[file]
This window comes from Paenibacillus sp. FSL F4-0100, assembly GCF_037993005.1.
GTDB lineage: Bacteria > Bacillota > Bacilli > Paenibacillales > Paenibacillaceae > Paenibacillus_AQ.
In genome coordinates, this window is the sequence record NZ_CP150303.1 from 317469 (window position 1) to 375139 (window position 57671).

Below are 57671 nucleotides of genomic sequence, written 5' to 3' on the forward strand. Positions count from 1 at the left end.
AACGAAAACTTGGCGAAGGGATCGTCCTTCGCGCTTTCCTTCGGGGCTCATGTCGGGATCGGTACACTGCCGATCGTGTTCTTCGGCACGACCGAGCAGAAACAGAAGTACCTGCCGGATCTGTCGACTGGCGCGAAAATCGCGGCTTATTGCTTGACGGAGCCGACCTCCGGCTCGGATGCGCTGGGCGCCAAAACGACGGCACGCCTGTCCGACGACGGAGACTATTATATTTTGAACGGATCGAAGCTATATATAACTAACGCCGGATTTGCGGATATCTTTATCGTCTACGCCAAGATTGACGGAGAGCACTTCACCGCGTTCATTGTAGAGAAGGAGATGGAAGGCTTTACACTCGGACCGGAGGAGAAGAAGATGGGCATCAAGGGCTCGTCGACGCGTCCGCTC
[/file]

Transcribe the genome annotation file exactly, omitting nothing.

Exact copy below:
This window comes from Paenibacillus sp. FSL F4-0100, assembly GCF_037993005.1.
GTDB lineage: Bacteria > Bacillota > Bacilli > Paenibacillales > Paenibacillaceae > Paenibacillus_AQ.
In genome coordinates, this window is the sequence record NZ_CP150303.1 from 317469 (window position 1) to 375139 (window position 57671).

Below are 57671 nucleotides of genomic sequence, written 5' to 3' on the forward strand. Positions count from 1 at the left end.
AACGAAAACTTGGCGAAGGGATCGTCCTTCGCGCTTTCCTTCGGGGCTCATGTCGGGATCGGTACACTGCCGATCGTGTTCTTCGGCACGACCGAGCAGAAACAGAAGTACCTGCCGGATCTGTCGACTGGCGCGAAAATCGCGGCTTATTGCTTGACGGAGCCGACCTCCGGCTCGGATGCGCTGGGCGCCAAAACGACGGCACGCCTGTCCGACGACGGAGACTATTATATTTTGAACGGATCGAAGCTATATATAACTAACGCCGGATTTGCGGATATCTTTATCGTCTACGCCAAGATTGACGGAGAGCACTTCACCGCGTTCATTGTAGAGAAGGAGATGGAAGGCTTTACACTCGGACCGGAGGAGAAGAAGATGGGCATCAAGGGCTCGTCGACGCGTCCGCTC